Recipes will tell you to 'fold' the lighter ingredients into the heavier ingredients. Here are some tips to help you master the folding technique for cakes!
When baking cakes, a recipe will oftentimes tell you to 'fold' the lighter ingredients into the heavier ingredients. Folding is a very important technique to learn, and it can affect how the cake turns out in the end! With a few tips and tricks, you will become a master at folding in no time.
What is Folding?
In cooking and baking, folding refers to the process of combining a light mixture into a heavier mixture while retaining as much of the air as possible. Usually, you will see recipes that call for folding something like meringue or whipped cream into another mixture.
Folding involves a very specific motion to ensure that you do not deflate the batter. When folding, you want to be careful not to overmix so that you don't let too much air out of the batter.
Oftentimes, cakes that call for folding are made without chemical leaveners (such as baking soda or baking powder), so they get their rise from whipped egg whites. By gently folding the egg whites into the other ingredients, you make sure the cake will rise well in the oven.
How to Fold
When it comes to folding, there is a specific motion that you need to follow. With a bit of practice, it will start to feel second nature to you!
1. Add the light ingredients to the heavy ingredients in several additions.
I usually like to add the light ingredients (meringue, whipped cream, etc.) in thirds to the other mixture. Gently transfer some of the lighter mixture to the other bowl using your spatula.
2. Pass your spatula through the middle of the mixture, across the side, and fold over the top.
Think about it as if you are carving your spatula through the mixture and gently folding the bottom over the top. By doing this, you are incorporating all the ingredients together while trapping air into bubbles in the batter.
3. Rotate the bowl and repeat.
Rotate the bowl and continue repeating this same process. Once you have gone around the entire bowl once, you can scrape the sides to make sure everything is incorporated.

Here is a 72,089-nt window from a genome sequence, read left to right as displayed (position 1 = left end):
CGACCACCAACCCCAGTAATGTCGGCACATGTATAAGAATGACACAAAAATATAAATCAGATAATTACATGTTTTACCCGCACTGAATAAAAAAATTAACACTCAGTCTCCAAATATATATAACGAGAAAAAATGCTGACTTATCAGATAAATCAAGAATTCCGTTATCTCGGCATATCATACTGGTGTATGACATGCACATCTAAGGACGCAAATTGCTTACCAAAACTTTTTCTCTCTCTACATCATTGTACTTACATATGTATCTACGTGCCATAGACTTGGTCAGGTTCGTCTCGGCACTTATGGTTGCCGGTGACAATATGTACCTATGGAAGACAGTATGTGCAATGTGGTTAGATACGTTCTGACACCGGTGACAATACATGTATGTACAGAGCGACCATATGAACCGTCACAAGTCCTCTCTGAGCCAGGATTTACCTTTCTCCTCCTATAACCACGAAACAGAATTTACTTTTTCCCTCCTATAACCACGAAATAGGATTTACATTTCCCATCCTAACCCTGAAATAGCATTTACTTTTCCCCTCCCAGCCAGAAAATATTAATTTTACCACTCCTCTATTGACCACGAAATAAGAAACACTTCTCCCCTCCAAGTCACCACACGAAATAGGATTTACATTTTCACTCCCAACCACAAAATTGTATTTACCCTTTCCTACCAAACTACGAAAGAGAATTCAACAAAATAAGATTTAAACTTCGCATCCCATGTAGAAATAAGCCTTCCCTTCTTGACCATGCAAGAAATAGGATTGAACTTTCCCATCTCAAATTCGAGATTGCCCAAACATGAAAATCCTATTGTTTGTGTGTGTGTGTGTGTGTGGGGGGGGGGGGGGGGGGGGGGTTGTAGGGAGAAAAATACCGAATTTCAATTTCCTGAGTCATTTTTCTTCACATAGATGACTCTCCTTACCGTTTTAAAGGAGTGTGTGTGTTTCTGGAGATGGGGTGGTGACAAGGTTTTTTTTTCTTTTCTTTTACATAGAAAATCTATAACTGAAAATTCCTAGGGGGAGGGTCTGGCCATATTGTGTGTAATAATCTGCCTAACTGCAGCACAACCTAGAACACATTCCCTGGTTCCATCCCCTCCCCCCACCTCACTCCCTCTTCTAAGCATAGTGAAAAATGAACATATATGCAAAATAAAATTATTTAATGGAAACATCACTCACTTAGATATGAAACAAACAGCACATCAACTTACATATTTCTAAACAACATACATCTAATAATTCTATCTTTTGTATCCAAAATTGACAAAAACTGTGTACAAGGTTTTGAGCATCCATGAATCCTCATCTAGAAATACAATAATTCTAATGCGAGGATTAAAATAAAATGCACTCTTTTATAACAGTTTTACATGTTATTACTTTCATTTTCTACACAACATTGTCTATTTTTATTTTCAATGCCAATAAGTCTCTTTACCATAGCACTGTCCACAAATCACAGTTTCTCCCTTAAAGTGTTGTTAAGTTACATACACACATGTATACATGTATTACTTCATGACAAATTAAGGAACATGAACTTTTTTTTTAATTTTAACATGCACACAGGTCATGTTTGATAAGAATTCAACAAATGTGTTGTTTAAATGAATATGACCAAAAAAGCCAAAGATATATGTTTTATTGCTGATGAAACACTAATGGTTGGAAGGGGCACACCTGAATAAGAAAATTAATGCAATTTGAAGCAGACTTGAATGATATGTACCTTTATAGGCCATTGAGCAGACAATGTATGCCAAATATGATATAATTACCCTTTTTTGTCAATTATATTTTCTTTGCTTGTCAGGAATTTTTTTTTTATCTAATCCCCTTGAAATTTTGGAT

4. Add more of the lighter mixture until everything is combined.
Continue to add more of the lighter mixture and repeat the same process. At the very end, you want to make sure the mixture is no longer streaky. Once all combined, make sure to stop folding so you don't deflate the batter! For a cake, this is the point at which you can transfer the batter to the prepared cake pans.
Folding Tips and Tricks
Here are some of my favorite tips and tricks when it comes to folding:
- Use a large bowl. Folding can get really tricky if you are working with a small bowl. Personally, I find that the KitchenAid bowls are difficult to work with, so I usually transfer the mixture to a wider bowl when possible. Give yourself as much room as you need to properly do the folding motion.
- Use a flexible, silicone spatula. Silicone spatulas are my favorite when it comes to folding. They are typically wide and flexible, allowing you to scrape everything in the bowl and make sure it is all fully incorporated.
- Always add the lighter mixture to the heavier mixture. By adding the lighter ingredients into the heavier ingredients, you are slowly lightening up the whole mixture. If you go the other way around, you can run the risk of deflating the mixture too much.
- Be careful not to overdo it! When folding, it can be tempting to keep mixing forever and ever. When it comes to cakes, I have done this in the past because I wanted to make sure there were no more pockets of flour in the batter. However, if you fold too much, you will inevitably deflate the batter, causing it to not rise properly in the oven. Fold just until combined, then call it quits.
This is an important baking technique that is not intuitive until you see it done properly once. Thanks for showing the correct method - I am using this to make my wife a peanut butter/cream cheese pie, and the whipped topping needs to be added to the heavier ingredients then poured into a cookie crust. The method you show will keep the entire filling more airy than the last one I made.
It's such an important technique, but it can be tricky to get the hang of it! I'm so glad you found the post useful, Jonathan. And that pie sounds delicious!
How do cake factories fold the meringue into the batter?
Good question, Rojan! I'd assume that a lot of cake factories use machines to do this, but I think the best results come from doing it by hand.